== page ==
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Innovative Car Sharing Serves Rural Communities

By: Bill Higgins on Sep 30, 2020
Mio Car Charging Station

It is almost too good to be true: a rural, all-electric, affordable car sharing service where the primary charging stations are located at new housing developments that are accessible to low income households. That is the idea behind the Mio Car project, which is providing rural residents in Kern and Tulare Counties affordable access to vehicles on an hourly or daily basis.  

All they need is a smart phone, license, a reasonably good driving record, and $20 for the membership.

 

The goal is to provide an easy option to run errands, go to medical appointments, get to job interviews, or meet other daily needs. The rate is $4 per hour or $35 per day ($45 on weekends). Insurance and car maintenance are included in the rates.  And because the cars are electric, gas is not an expense.  The cars are parked at charging stations installed at affordable housing complexes in communities of Dinuba, Orosi, Visalia, Wasco and Arvin.  Residents--and the public--can reserve and pick up the cars at any hour.

The Mio Car program addresses a critical challenge faced by rural communities in the San Joaquin Valley, where greater distances, lower population densities, and longer travel times make cost-effective transit service a challenge (to say the least). As a result, rural residents must contend with infrequent and inconvenient service.  For most households, access to a personal car is essential for health care, education, grocery stores, and other basic services.  But keeping a car in reliable working order consumes a significant share of the household budget for low-income families. 

"I loved the convenience of using Miocar,” said Laura Aguilera from Dinuba. “It was fun to drive and very easy to get in and out of, even with car seats for my kids, making emergency trips to the store easy and enjoyable.”   The typical user is less than 44 years old, lives in a household with 4 to 6 people and has an income of $25,000 to $50,000 per year.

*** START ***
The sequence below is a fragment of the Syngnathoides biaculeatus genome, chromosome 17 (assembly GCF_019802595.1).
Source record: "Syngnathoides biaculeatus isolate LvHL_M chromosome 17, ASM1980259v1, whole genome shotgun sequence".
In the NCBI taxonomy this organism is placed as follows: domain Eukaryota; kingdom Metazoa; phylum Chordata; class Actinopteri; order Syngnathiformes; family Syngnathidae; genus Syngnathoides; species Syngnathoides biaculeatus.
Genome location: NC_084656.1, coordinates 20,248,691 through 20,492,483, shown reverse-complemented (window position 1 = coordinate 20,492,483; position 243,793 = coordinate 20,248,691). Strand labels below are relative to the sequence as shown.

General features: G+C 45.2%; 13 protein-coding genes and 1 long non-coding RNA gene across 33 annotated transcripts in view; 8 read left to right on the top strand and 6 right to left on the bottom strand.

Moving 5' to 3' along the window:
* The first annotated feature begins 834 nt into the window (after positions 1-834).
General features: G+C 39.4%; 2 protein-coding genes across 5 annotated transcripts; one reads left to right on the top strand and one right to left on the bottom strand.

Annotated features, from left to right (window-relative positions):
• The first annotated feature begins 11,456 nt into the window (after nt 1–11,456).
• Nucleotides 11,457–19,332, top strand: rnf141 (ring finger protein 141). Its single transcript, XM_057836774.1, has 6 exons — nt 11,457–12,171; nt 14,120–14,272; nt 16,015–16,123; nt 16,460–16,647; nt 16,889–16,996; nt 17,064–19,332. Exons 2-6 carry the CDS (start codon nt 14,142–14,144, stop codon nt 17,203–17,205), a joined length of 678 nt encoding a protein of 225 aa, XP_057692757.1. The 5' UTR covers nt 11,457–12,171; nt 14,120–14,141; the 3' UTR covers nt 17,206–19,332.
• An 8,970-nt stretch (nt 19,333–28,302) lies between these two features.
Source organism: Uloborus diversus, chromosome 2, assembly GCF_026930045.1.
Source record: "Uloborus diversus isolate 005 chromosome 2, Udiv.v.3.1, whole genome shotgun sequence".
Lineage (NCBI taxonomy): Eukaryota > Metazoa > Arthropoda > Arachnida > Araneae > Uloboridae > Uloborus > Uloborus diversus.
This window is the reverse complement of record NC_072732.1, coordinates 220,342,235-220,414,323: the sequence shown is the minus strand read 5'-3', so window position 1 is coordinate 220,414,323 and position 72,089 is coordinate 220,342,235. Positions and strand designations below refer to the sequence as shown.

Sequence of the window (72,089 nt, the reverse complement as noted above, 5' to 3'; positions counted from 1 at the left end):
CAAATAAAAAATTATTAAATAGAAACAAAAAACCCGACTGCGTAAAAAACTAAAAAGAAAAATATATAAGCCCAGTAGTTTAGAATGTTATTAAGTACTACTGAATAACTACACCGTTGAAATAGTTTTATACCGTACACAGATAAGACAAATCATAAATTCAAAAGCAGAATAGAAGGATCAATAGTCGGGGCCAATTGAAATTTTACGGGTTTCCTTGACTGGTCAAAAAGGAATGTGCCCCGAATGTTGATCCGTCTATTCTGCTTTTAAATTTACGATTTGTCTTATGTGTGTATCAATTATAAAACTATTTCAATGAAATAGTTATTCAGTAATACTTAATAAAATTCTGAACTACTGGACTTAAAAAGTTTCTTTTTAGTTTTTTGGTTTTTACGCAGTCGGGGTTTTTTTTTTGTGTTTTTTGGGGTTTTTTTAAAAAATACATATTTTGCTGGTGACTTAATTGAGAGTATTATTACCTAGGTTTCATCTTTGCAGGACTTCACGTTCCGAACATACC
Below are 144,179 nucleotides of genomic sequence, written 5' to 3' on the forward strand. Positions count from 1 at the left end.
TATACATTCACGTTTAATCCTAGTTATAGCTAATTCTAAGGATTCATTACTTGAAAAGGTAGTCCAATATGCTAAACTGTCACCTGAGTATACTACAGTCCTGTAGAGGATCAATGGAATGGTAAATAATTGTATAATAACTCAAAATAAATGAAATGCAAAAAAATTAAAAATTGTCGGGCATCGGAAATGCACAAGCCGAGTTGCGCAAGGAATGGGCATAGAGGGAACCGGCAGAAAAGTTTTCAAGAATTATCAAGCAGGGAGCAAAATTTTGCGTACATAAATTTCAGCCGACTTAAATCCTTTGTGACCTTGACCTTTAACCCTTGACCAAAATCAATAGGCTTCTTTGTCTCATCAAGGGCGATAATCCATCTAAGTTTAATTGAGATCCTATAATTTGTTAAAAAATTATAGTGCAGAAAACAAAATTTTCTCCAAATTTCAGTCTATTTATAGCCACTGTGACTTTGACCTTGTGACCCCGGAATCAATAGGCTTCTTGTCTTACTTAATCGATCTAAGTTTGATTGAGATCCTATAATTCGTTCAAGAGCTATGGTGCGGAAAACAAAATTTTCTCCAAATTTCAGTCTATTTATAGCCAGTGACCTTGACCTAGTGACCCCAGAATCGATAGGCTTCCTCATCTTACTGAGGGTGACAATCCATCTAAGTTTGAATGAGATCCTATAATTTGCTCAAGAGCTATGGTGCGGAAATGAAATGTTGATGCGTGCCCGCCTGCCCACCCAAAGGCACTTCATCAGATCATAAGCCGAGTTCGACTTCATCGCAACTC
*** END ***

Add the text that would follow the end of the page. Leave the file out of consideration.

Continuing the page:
Mio Car, which has not yet been in operation for a full year, now has 27 electric vehicles ( Chevy Bolts, BMW i3s, and Hybrid Chrysler Pacifica minivans) in service and 17 dual-port EV Charges.  They are serviced by the California Vanpool Authority.   As of January 1, there were about 170 users and reservation counts doubling about every four weeks.  The typical reservation lasts 8 hours and includes 50 miles traveled.     including  They will be powered by 17 level 2 dual-port chargers.    

How it Started

This project is an outcome a meeting between the 8 executive directors of the Valley's Metropolitan Planning Organizations (MPOs) and Dan Sperling.  Mr. Sperling, of course, in addition to being a member of the Air Resources Board responsible for setting emission reduction targets under SB 375, is the Director of the UC Davis ITS and author of the book, Three Revolutions, which focuses on the simultaneous advance of autonomous vehicles, electrification and ride sharing.  Not surprisingly, the subject soon turned to electric ride sharing (autonomous will come later). 

But just like an apricot tree in Tulare County, the conversation bore fruit.  The MPOs began to collaborating with other Valley organizations to explore the idea. The first act was to submit a joint planning planning grant (the MPOs, UC Davis, transit agencies, and Caltrans) to conduct a feasibility study for electric car sharing services in the rural areas.  Based on the study findings, the MPOs then worked together to select the concepts and locations where pilot projects would make the most sense.  (Factors analyzed included potential operating costs, improved mobility, access in rural disadvantaged communities, and potential for scaleability).  

The study identified what would become the Mio Car project as one of the most feasible alternatives. This lead to a subsequent grant application, this time to the California Climate Initiative grant (a cap and trade program), which included the Mio Car concept.  The program is administered by the San Joaquin Valley Air Pollution Control District. Operating partners include Self Help Enterprises (an affordable housing developer), California Vanpool Authority, and Mobility Development Fresno.  The pilot is designed by UCDavis Transportation Institute.  The Tulare County Association of Governments and Kern Council of Governments are supporting this program through substantial local cash matches. TCAG and Kern COG are also working on a multi-agency working group to that help guide the location of charging stations, services provided, and other key inputs to the project planning including coordination with other rural public transit providers.  

 

  

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